Over 50 percent of the U.S population depends on groundwater for drinking water. It is one of our most important sources of water for irrigation; unfortunately groundwater is susceptible to pollutants.
How Does Groundwater Become Contaminated?
Ground water is rain water or water from surface water bodies that soak into the soil and bedrock and is stored underground in tiny spaces between rocks and particles of soil.
Practically any activity where chemicals or wastes are released to the environment, whether it is intentional or accidental, has the potential to pollute groundwater. Groundwater contaminants can be found naturally in rocks or soils such as iron, manganese, arsenic, chlorides, fluorides, or sulfates.
These natural resources can dissolve into the ground water causing pollution. Depending on local conditions any of the naturally occurring substances, like organic decaying matter can move into our ground water as particles.
Not only can natural substances contribute to contamination, but numerous types of human activity have played a massively larger role.
Unnatural Sources Of Groundwater Contamination
One of the main sources of groundwater contamination in the U.S. is the widespread use of septic tanks and septic tank cleaners. Septic tanks that are improperly sited, designed, constructed, or maintained can contaminate ground water with bacteria, viruses, nitrates, detergents, oils and chemicals.
If a water supply well is near a source of contamination that well runs the risk of becoming contaminated as well as any surface water near contamination.
However, septic tanks aren’t the only source of human induced contamination. The improper disposals of hazardous waste such as disposing of oils (e.g cooking or motor), disinfectants, medicines, paints and paint thinners etc., contribute in polluting the groundwater.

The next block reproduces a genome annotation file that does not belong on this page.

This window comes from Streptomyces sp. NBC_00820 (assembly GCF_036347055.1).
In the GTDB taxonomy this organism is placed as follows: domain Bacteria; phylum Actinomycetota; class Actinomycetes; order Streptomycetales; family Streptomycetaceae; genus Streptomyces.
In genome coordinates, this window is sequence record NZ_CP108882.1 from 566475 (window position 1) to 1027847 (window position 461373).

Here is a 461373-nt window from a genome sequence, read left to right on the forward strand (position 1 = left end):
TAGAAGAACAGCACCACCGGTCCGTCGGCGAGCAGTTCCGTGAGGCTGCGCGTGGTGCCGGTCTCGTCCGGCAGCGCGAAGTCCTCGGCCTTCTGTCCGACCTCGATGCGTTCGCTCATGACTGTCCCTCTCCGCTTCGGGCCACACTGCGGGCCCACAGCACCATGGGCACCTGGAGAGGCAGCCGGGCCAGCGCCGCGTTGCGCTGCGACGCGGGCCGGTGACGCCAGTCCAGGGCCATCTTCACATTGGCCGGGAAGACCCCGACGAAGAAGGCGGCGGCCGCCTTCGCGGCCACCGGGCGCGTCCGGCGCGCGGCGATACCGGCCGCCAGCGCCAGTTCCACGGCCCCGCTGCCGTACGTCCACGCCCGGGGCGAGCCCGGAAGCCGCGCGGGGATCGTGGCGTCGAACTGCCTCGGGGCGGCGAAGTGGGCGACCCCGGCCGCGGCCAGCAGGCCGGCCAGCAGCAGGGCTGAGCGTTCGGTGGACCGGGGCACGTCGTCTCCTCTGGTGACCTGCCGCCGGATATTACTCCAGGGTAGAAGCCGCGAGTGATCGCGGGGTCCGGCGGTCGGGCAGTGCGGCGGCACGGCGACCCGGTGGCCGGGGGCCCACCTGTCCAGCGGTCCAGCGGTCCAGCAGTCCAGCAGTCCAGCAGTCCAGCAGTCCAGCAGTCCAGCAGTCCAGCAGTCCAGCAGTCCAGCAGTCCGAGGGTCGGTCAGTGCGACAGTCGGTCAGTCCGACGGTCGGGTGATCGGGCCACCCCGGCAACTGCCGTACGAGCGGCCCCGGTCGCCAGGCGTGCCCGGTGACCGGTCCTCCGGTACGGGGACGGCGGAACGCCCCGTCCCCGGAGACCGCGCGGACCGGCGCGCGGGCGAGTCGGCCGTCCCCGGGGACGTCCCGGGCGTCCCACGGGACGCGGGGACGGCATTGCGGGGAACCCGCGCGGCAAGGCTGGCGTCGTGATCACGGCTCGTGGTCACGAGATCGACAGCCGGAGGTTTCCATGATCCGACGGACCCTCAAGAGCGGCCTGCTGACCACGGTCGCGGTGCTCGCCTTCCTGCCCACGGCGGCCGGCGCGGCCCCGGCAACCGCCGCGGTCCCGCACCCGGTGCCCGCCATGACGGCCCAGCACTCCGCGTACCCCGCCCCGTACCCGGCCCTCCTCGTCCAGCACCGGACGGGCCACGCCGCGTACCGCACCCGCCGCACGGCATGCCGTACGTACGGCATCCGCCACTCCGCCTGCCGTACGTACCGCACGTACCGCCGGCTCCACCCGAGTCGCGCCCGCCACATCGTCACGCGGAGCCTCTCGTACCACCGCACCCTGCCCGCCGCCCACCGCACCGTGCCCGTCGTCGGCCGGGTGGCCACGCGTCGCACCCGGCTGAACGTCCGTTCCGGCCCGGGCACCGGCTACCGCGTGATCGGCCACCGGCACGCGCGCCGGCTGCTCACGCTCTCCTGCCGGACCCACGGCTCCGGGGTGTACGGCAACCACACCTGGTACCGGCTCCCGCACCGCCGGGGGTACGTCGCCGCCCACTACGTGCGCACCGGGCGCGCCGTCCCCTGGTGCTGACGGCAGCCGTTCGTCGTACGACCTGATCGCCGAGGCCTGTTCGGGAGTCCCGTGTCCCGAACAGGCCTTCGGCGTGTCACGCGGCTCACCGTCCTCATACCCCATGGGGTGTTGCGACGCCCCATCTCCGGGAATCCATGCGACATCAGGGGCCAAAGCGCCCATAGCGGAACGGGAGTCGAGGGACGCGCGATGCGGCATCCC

Numerous unnatural sources such as, releases and spills from stored chemicals and petroleum products, landfills, sewers, pesticide and fertilizer use etc., have contributed to the severe contamination of groundwater.
Approximately, 4 million underground storage tanks exist in the United States and, over the years, the contents of many of these tanks have leaked and spilled into our environment.
Health Risks Related to Groundwater Contamination
Since thousands of synthetic chemicals have the potential to contaminate ground water our drinking water contains bacteria and viruses which can result illnesses such as, hepatitis cholera, “blue baby syndrome”, Benzene, a component of gasoline, which is a known human carcinogen etc. Preventing these hazardous chemicals from reaching groundwater is the only way to reduce health risks associated with poor water quality.